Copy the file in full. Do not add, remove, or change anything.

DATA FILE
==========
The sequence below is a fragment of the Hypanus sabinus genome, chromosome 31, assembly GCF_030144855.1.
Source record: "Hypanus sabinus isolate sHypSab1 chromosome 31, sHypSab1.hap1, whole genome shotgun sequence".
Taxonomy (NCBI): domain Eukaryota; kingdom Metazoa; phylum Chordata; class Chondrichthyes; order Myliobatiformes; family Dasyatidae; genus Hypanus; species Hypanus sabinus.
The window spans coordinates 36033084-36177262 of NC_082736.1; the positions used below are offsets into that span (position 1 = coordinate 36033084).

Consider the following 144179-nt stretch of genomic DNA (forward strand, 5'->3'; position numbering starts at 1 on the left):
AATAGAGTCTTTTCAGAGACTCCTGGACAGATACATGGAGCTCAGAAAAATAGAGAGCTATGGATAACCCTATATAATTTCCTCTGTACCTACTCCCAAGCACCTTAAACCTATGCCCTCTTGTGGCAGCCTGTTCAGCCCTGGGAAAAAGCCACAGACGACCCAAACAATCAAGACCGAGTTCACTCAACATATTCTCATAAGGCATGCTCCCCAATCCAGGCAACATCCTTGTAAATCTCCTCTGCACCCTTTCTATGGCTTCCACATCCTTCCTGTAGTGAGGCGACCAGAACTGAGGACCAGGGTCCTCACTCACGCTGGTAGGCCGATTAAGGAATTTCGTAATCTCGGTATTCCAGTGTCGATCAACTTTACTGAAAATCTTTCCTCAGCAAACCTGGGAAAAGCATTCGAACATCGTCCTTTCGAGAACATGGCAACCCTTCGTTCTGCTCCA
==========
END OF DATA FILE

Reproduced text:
The sequence below is a fragment of the Hypanus sabinus genome, chromosome 31, assembly GCF_030144855.1.
Source record: "Hypanus sabinus isolate sHypSab1 chromosome 31, sHypSab1.hap1, whole genome shotgun sequence".
Taxonomy (NCBI): domain Eukaryota; kingdom Metazoa; phylum Chordata; class Chondrichthyes; order Myliobatiformes; family Dasyatidae; genus Hypanus; species Hypanus sabinus.
The window spans coordinates 36033084-36177262 of NC_082736.1; the positions used below are offsets into that span (position 1 = coordinate 36033084).

Consider the following 144179-nt stretch of genomic DNA (forward strand, 5'->3'; position numbering starts at 1 on the left):
AATAGAGTCTTTTCAGAGACTCCTGGACAGATACATGGAGCTCAGAAAAATAGAGAGCTATGGATAACCCTATATAATTTCCTCTGTACCTACTCCCAAGCACCTTAAACCTATGCCCTCTTGTGGCAGCCTGTTCAGCCCTGGGAAAAAGCCACAGACGACCCAAACAATCAAGACCGAGTTCACTCAACATATTCTCATAAGGCATGCTCCCCAATCCAGGCAACATCCTTGTAAATCTCCTCTGCACCCTTTCTATGGCTTCCACATCCTTCCTGTAGTGAGGCGACCAGAACTGAGGACCAGGGTCCTCACTCACGCTGGTAGGCCGATTAAGGAATTTCGTAATCTCGGTATTCCAGTGTCGATCAACTTTACTGAAAATCTTTCCTCAGCAAACCTGGGAAAAGCATTCGAACATCGTCCTTTCGAGAACATGGCAACCCTTCGTTCTGCTCCA